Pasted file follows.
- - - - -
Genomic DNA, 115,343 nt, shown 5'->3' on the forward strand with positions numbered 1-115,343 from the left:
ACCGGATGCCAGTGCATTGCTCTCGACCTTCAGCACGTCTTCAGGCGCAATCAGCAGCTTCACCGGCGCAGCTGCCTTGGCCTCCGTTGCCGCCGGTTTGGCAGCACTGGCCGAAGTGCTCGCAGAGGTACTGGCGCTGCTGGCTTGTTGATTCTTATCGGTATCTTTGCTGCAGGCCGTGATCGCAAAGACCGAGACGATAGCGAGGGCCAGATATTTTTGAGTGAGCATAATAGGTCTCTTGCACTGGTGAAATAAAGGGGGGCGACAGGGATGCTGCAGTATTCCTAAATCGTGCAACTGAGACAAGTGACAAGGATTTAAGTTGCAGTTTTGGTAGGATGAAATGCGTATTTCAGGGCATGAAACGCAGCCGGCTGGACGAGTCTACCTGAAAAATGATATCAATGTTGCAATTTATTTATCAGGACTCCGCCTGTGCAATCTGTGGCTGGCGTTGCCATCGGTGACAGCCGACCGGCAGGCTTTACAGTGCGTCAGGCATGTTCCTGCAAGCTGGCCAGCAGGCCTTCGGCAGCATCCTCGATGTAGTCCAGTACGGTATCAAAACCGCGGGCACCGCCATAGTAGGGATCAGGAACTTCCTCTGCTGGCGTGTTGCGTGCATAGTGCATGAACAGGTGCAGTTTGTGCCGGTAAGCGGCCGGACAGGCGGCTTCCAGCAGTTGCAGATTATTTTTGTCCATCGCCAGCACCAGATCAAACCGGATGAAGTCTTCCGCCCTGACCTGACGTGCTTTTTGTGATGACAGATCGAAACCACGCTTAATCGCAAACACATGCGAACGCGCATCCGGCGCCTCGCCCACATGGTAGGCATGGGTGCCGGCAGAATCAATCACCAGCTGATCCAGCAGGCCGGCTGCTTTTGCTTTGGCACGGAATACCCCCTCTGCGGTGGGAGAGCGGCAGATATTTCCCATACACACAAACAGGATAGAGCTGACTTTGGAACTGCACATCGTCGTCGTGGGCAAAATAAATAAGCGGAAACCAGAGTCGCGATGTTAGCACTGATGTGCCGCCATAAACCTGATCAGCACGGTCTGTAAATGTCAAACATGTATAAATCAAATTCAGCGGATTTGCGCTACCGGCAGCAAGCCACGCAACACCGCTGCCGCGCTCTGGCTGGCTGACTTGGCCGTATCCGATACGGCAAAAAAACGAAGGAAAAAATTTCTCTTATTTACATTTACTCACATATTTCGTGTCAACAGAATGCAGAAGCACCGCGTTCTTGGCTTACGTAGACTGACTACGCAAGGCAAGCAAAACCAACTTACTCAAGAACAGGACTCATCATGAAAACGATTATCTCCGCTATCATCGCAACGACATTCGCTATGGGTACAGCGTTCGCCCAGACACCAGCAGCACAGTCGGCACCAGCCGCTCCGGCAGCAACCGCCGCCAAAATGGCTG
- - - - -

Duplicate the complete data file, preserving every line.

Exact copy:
Genomic DNA, 115,343 nt, shown 5'->3' on the forward strand with positions numbered 1-115,343 from the left:
ACCGGATGCCAGTGCATTGCTCTCGACCTTCAGCACGTCTTCAGGCGCAATCAGCAGCTTCACCGGCGCAGCTGCCTTGGCCTCCGTTGCCGCCGGTTTGGCAGCACTGGCCGAAGTGCTCGCAGAGGTACTGGCGCTGCTGGCTTGTTGATTCTTATCGGTATCTTTGCTGCAGGCCGTGATCGCAAAGACCGAGACGATAGCGAGGGCCAGATATTTTTGAGTGAGCATAATAGGTCTCTTGCACTGGTGAAATAAAGGGGGGCGACAGGGATGCTGCAGTATTCCTAAATCGTGCAACTGAGACAAGTGACAAGGATTTAAGTTGCAGTTTTGGTAGGATGAAATGCGTATTTCAGGGCATGAAACGCAGCCGGCTGGACGAGTCTACCTGAAAAATGATATCAATGTTGCAATTTATTTATCAGGACTCCGCCTGTGCAATCTGTGGCTGGCGTTGCCATCGGTGACAGCCGACCGGCAGGCTTTACAGTGCGTCAGGCATGTTCCTGCAAGCTGGCCAGCAGGCCTTCGGCAGCATCCTCGATGTAGTCCAGTACGGTATCAAAACCGCGGGCACCGCCATAGTAGGGATCAGGAACTTCCTCTGCTGGCGTGTTGCGTGCATAGTGCATGAACAGGTGCAGTTTGTGCCGGTAAGCGGCCGGACAGGCGGCTTCCAGCAGTTGCAGATTATTTTTGTCCATCGCCAGCACCAGATCAAACCGGATGAAGTCTTCCGCCCTGACCTGACGTGCTTTTTGTGATGACAGATCGAAACCACGCTTAATCGCAAACACATGCGAACGCGCATCCGGCGCCTCGCCCACATGGTAGGCATGGGTGCCGGCAGAATCAATCACCAGCTGATCCAGCAGGCCGGCTGCTTTTGCTTTGGCACGGAATACCCCCTCTGCGGTGGGAGAGCGGCAGATATTTCCCATACACACAAACAGGATAGAGCTGACTTTGGAACTGCACATCGTCGTCGTGGGCAAAATAAATAAGCGGAAACCAGAGTCGCGATGTTAGCACTGATGTGCCGCCATAAACCTGATCAGCACGGTCTGTAAATGTCAAACATGTATAAATCAAATTCAGCGGATTTGCGCTACCGGCAGCAAGCCACGCAACACCGCTGCCGCGCTCTGGCTGGCTGACTTGGCCGTATCCGATACGGCAAAAAAACGAAGGAAAAAATTTCTCTTATTTACATTTACTCACATATTTCGTGTCAACAGAATGCAGAAGCACCGCGTTCTTGGCTTACGTAGACTGACTACGCAAGGCAAGCAAAACCAACTTACTCAAGAACAGGACTCATCATGAAAACGATTATCTCCGCTATCATCGCAACGACATTCGCTATGGGTACAGCGTTCGCCCAGACACCAGCAGCACAGTCGGCACCAGCCGCTCCGGCAGCAACCGCCGCCAAAATGGCTG